When the voracious news cycle moves to covering gruesome details – a murder, an abduction, an atrocity – the hunt for the explicating or revealing facts can become maddeningly obsessive. But facts are often less important than the troubling narrative. A telling of an incident can soon assume the nature of a myth. In terms of the lost child, this is particularly pervasive. This is even more notable for the fact that the lost child is often, at least in the disturbed public imagination, not so much lost as taken.

The Beaumont children: Jane, Arnna, and Grant.

In Australia, the motif exerts a particular hold. The country’s cultural history, as Peter Pierce reminds us, “has long been gloomily fascinated with the figure of the lost child.” The idea of loss features, at least to a degree, as part of the Anglo-European settler complex, a fear of “having sought to settle in a place where they might never be at peace.”

In 1953, Clive Hamer would note with orthodox obviousness that “the story of a lost child occurs with remarkable frequency in early Australian fiction.” The ingredients for this disappearance vary in terms of plotline but the results are often the same: panic, anxiety, innocence lost. The Australian expanse captivates; the child ventures off. Initial excitement in free play turns to desperation and a yearning to return. The absence of the child is noted by parents, the authorities. Adults are mobilised, sightings sought and documented. Often, the attempt at rescue is futile. Most of the time, these lost children are Anglo-Australian.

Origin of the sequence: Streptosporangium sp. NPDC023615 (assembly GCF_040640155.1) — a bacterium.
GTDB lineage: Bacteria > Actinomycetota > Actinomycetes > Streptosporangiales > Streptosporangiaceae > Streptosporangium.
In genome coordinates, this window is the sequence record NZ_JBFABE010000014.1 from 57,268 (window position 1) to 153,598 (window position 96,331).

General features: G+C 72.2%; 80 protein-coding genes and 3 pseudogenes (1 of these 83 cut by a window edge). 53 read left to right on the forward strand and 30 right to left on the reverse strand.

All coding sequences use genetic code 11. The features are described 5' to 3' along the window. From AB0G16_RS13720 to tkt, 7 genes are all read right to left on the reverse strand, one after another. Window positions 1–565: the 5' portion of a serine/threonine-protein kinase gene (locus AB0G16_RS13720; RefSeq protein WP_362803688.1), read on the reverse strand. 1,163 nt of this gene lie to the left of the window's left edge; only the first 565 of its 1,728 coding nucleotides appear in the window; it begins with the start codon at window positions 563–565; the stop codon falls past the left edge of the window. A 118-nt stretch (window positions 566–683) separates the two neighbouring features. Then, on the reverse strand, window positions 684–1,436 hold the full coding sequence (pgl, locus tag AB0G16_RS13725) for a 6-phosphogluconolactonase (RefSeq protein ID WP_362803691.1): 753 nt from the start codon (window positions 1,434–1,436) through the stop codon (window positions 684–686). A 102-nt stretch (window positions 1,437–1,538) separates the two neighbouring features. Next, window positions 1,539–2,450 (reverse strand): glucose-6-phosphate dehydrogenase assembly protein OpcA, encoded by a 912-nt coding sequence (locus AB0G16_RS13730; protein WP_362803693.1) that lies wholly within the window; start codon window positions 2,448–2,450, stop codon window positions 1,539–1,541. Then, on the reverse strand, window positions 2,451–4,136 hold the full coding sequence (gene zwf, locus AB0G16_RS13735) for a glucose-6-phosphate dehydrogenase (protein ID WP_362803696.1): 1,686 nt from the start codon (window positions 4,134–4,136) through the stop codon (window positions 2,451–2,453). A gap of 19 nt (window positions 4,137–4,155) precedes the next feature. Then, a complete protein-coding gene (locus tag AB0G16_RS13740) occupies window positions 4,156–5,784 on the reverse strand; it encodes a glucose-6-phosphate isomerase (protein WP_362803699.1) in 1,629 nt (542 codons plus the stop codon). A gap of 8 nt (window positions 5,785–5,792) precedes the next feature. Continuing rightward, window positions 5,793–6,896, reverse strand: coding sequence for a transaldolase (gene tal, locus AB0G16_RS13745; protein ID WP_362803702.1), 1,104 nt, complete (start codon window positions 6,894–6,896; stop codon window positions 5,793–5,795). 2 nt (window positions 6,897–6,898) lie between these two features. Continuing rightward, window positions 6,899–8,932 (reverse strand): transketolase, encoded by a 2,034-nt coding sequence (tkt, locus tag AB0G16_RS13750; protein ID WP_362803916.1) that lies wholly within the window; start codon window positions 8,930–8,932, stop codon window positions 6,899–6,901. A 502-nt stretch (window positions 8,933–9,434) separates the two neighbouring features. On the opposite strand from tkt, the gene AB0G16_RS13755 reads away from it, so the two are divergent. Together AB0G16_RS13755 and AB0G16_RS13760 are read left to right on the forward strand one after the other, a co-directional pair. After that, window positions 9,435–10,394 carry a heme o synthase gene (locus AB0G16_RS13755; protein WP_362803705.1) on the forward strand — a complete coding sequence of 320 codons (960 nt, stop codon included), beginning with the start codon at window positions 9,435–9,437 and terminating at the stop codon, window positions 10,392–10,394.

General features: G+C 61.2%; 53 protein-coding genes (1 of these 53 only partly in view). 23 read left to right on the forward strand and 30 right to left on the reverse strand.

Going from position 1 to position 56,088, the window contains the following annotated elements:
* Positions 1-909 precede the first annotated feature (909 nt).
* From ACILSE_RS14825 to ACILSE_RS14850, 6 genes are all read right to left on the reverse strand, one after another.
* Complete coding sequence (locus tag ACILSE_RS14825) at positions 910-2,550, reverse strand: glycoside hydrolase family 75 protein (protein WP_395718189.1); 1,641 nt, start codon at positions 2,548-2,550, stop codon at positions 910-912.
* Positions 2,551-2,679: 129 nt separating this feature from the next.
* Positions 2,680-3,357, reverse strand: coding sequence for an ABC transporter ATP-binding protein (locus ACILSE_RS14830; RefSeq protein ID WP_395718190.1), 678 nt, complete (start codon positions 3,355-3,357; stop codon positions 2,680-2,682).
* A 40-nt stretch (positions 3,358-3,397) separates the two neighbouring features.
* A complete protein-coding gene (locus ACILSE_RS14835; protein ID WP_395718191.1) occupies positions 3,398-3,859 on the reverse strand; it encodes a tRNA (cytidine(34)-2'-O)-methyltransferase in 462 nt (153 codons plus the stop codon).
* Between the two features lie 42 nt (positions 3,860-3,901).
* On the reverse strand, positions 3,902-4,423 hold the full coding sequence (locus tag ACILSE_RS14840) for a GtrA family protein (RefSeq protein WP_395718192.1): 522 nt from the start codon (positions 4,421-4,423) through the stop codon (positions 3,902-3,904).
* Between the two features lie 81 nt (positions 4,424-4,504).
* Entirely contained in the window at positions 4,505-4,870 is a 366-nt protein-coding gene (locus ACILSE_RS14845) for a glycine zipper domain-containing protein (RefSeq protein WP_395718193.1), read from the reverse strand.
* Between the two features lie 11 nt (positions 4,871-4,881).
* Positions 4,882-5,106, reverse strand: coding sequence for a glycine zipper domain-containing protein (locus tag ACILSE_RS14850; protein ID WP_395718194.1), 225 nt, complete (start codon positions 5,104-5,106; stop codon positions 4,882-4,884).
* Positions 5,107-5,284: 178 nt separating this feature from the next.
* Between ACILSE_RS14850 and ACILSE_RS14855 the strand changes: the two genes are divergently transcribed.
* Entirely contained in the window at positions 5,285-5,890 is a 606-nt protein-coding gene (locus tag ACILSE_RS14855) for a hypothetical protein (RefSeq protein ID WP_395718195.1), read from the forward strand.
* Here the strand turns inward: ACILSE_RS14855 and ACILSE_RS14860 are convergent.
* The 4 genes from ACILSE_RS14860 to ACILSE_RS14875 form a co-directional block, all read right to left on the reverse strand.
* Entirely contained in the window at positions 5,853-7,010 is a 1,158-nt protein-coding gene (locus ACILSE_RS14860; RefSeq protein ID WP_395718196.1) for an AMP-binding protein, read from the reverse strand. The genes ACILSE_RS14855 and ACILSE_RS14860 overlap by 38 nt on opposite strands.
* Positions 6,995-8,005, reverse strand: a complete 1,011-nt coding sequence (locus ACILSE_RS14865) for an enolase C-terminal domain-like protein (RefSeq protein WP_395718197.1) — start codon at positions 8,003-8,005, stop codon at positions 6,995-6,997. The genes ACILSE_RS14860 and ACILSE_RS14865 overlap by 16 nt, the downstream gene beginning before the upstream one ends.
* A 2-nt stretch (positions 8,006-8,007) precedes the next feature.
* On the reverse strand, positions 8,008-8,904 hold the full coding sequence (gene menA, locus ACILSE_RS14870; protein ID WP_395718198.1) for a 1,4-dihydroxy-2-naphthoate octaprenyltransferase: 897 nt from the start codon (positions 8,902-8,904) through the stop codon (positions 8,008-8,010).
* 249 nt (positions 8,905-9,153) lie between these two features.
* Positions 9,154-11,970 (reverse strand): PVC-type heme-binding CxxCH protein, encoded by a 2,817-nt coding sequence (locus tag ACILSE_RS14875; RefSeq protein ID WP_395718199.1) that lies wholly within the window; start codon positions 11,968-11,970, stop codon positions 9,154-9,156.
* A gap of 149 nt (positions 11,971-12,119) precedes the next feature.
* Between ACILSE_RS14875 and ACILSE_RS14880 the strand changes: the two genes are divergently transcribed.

The Australian public’s matronly-minded imagination has been particularly fixated with the vanishing child. In 1966 on Australia Day, the Beaumont siblings Jane, Arnna, and Grant vanished from Glenelg Beach, leading to such sweeping, unprovable assertions of a country’s loss of innocence. (Is there such a thing as a country’s innocence lost?) The widespread coverage of the children’s disappearance induced fear and panic. Neighbours came to be suspected. Decency came to be doubted. A “slim man” of some 30 years was supposedly sighted with the children. But the children were never found. Since then, tattling suppositions and tabloid journalism have served to revisit them with claims of a new “lead” or a warming trail long left cold.

Azaria Chamberlain’s 1980 disappearance from an Uluru campsite had it all, becoming the subject of a murder investigation, accusation, and an indigestible Hollywood portrayal by Meryl Streep of the distressed mother, Lindy. Eventually, a coronial finding pointed the finger at the native dingo, another useful alibi for the Australian terror of the interior.

In Western Australia, the disappearance of Smith caused heart-wrenching despair, insomniac disturbances, and a stretch of intense intrigue. She was spoken of in familiar, intimate terms: we know Cleo, our girl, our innocence lost. There were the markings of old, jaded narratives: the car spotting; the sightings that seem to multiply with viral force. In one news report, the child had been sighted some 200 times.

As is sometimes the case, the more sightings, the less likely the figure will be found. This was not to be. Unlike any number of others such as William Tyrell, who vanished while wearing a Spiderman suit in 2014 from his grandmother’s house in New South Wales, Cleo was found. The rest is emotive exploitation, social media shares, and promotion.